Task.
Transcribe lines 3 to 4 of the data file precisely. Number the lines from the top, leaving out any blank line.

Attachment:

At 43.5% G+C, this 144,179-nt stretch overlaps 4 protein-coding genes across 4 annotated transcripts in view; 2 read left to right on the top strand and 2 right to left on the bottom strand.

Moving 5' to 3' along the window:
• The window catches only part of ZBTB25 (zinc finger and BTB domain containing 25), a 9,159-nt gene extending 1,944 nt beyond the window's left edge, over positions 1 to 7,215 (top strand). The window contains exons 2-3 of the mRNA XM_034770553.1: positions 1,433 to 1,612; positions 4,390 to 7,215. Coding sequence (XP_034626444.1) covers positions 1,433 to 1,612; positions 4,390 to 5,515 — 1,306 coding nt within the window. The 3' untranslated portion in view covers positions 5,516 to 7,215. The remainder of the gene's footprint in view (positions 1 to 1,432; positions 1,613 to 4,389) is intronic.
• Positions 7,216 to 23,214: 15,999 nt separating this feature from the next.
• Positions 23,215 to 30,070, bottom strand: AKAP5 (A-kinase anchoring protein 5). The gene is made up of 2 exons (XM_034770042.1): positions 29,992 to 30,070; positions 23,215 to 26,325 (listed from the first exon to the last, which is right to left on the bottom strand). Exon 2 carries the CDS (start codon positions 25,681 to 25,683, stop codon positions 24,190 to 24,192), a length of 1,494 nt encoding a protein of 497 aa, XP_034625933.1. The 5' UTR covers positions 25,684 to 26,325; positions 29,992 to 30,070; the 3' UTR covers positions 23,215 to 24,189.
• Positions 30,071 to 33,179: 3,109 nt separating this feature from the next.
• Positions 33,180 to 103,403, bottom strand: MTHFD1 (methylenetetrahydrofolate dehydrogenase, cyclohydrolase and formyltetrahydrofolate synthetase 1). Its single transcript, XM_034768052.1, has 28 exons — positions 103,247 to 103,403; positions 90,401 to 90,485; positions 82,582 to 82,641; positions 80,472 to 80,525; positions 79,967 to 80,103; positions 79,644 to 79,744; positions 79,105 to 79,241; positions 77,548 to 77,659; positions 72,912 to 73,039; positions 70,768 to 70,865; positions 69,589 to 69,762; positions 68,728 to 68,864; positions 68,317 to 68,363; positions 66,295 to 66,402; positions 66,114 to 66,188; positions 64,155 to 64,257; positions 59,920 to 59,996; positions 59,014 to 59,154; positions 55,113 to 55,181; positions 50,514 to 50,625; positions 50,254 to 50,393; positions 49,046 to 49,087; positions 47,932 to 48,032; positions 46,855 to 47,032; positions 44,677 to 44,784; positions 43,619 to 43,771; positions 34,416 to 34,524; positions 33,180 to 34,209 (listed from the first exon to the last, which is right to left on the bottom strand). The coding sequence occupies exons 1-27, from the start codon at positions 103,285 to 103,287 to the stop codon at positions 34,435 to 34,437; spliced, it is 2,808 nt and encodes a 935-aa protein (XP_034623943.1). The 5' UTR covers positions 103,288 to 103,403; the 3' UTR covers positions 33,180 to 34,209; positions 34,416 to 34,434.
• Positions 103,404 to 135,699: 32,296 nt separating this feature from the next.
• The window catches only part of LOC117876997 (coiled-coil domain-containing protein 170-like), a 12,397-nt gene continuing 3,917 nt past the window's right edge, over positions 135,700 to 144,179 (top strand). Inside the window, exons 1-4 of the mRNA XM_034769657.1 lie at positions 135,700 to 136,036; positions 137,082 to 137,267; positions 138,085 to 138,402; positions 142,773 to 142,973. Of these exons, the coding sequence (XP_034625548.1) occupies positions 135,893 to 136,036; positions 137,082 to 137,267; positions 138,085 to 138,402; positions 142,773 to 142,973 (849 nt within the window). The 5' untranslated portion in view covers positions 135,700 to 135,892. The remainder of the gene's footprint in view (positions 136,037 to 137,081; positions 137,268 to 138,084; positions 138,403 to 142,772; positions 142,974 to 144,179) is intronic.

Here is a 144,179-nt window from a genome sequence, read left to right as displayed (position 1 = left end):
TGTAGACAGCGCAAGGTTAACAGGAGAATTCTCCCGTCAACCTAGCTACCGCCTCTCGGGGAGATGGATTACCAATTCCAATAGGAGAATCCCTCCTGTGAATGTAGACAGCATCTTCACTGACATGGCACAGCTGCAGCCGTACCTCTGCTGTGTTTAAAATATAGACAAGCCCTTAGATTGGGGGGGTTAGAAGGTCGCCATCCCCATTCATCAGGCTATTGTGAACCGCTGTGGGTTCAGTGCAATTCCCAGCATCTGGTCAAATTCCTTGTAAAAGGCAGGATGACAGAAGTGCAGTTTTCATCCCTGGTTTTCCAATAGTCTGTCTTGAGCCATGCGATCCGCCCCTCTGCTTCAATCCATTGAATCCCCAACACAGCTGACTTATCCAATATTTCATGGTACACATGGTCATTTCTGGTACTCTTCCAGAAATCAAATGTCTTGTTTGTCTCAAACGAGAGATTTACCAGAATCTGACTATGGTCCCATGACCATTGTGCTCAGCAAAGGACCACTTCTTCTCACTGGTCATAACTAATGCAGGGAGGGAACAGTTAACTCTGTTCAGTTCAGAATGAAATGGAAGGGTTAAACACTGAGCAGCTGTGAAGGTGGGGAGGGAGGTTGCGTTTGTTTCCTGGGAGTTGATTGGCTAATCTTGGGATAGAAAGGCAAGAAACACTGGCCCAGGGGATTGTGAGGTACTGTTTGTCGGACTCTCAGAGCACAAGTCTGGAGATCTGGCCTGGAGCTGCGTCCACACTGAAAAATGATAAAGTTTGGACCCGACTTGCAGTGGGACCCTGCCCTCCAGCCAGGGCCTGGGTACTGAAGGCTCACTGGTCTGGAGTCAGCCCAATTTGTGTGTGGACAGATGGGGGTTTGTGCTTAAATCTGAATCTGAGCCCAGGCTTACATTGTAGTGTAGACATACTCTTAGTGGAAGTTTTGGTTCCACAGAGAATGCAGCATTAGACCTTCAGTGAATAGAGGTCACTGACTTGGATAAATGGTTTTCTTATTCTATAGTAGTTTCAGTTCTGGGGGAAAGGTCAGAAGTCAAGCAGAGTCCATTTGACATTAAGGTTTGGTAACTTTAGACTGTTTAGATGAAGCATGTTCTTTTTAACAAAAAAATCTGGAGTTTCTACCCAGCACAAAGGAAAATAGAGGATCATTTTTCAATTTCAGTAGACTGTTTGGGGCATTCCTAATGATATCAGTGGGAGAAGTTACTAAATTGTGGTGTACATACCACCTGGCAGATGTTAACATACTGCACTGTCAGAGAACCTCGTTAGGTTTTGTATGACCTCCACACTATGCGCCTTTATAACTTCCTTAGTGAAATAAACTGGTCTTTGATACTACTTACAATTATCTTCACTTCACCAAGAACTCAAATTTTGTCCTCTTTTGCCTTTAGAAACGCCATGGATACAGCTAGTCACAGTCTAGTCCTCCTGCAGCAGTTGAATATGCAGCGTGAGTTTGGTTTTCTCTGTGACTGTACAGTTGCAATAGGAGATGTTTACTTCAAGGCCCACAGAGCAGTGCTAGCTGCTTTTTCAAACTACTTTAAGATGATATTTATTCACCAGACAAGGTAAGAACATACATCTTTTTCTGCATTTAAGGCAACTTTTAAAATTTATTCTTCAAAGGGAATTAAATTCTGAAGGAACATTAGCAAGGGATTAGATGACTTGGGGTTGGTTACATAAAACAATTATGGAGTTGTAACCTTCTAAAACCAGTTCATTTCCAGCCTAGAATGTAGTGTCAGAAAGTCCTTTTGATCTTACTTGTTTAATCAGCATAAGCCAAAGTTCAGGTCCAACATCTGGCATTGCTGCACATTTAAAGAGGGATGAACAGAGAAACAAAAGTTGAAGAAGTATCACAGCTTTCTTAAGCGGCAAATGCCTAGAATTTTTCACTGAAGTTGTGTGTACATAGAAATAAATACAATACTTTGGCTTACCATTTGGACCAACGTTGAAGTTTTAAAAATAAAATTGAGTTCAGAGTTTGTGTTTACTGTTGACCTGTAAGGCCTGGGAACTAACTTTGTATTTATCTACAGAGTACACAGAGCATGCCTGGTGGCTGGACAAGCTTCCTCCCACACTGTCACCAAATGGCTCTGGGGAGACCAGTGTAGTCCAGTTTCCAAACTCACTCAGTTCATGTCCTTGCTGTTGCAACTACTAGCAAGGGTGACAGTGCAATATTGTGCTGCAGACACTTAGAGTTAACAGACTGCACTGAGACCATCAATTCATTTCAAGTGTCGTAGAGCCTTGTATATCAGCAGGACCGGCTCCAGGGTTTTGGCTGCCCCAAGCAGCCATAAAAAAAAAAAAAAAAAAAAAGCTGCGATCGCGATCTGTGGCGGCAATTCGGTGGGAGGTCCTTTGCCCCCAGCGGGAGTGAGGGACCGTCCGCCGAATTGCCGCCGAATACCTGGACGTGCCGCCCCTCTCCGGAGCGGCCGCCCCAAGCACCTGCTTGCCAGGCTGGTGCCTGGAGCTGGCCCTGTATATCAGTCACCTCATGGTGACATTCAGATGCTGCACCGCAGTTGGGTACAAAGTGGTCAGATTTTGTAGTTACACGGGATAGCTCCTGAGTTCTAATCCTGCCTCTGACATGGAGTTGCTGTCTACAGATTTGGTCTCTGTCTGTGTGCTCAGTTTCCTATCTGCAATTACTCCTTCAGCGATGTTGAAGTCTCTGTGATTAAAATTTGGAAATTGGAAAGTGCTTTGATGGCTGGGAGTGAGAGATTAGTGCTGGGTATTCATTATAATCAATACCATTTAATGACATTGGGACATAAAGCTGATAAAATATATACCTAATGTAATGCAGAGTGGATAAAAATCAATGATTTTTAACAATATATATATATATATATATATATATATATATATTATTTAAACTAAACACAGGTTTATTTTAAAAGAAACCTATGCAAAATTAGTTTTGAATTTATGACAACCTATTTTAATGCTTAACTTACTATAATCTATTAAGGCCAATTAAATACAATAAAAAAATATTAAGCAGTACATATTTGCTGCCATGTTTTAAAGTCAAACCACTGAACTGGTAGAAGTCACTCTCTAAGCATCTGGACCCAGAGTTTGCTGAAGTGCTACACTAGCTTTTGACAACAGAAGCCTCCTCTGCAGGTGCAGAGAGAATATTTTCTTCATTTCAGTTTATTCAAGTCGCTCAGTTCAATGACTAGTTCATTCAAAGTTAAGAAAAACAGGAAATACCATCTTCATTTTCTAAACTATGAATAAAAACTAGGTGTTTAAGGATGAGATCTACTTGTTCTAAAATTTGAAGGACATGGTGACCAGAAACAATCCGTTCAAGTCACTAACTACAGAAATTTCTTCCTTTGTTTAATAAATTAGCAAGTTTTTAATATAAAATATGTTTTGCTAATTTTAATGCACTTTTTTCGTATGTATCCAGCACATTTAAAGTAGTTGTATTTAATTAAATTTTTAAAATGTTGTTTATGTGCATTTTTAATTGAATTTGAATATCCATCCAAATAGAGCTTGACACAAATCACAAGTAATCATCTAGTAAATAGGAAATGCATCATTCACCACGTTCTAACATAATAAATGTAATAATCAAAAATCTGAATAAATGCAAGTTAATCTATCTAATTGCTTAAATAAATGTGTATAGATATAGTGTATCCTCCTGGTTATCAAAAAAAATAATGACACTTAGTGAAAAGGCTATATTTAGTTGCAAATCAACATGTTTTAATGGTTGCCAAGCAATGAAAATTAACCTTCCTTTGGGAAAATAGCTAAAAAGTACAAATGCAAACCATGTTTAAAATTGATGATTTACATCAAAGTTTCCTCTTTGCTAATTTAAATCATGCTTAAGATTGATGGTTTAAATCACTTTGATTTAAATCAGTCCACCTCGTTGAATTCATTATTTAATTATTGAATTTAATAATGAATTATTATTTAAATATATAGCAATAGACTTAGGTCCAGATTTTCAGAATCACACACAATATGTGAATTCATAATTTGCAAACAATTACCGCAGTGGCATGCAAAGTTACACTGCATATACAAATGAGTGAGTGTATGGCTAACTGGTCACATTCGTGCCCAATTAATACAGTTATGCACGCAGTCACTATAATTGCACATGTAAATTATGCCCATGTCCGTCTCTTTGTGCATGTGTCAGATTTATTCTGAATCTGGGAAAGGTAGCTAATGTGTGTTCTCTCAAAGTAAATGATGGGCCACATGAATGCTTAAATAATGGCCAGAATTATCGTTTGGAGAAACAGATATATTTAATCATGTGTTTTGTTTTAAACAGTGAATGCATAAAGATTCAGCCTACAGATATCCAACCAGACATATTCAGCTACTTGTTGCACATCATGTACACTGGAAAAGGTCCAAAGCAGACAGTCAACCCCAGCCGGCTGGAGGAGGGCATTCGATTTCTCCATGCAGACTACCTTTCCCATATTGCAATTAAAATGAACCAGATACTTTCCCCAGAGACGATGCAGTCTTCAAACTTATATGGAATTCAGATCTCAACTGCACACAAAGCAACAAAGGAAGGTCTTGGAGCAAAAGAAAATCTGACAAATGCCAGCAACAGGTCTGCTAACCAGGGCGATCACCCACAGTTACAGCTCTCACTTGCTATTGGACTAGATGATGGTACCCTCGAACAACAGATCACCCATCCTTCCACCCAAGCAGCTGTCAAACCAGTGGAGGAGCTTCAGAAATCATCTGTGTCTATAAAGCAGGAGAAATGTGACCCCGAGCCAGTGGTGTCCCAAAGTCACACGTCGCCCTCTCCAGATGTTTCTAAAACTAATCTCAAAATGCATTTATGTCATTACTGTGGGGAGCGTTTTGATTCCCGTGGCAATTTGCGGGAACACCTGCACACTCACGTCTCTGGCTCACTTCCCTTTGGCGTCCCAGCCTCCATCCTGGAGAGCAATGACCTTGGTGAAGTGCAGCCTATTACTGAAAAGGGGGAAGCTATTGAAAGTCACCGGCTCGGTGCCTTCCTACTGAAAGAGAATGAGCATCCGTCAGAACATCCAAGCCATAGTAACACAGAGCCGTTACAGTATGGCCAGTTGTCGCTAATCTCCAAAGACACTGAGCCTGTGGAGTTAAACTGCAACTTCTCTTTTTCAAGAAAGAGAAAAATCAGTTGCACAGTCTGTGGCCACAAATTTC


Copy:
• The window catches only part of ZBTB25 (zinc finger and BTB domain containing 25), a 9,159-nt gene extending 1,944 nt beyond the window's left edge, over positions 1 to 7,215 (top strand). The window contains exons 2-3 of the mRNA XM_034770553.1: positions 1,433 to 1,612; positions 4,390 to 7,215. Coding sequence (XP_034626444.1) covers positions 1,433 to 1,612; positions 4,390 to 5,515 — 1,306 coding nt within the window. The 3' untranslated portion in view covers positions 5,516 to 7,215. The remainder of the gene's footprint in view (positions 1 to 1,432; positions 1,613 to 4,389) is intronic.
• Positions 7,216 to 23,214: 15,999 nt separating this feature from the next.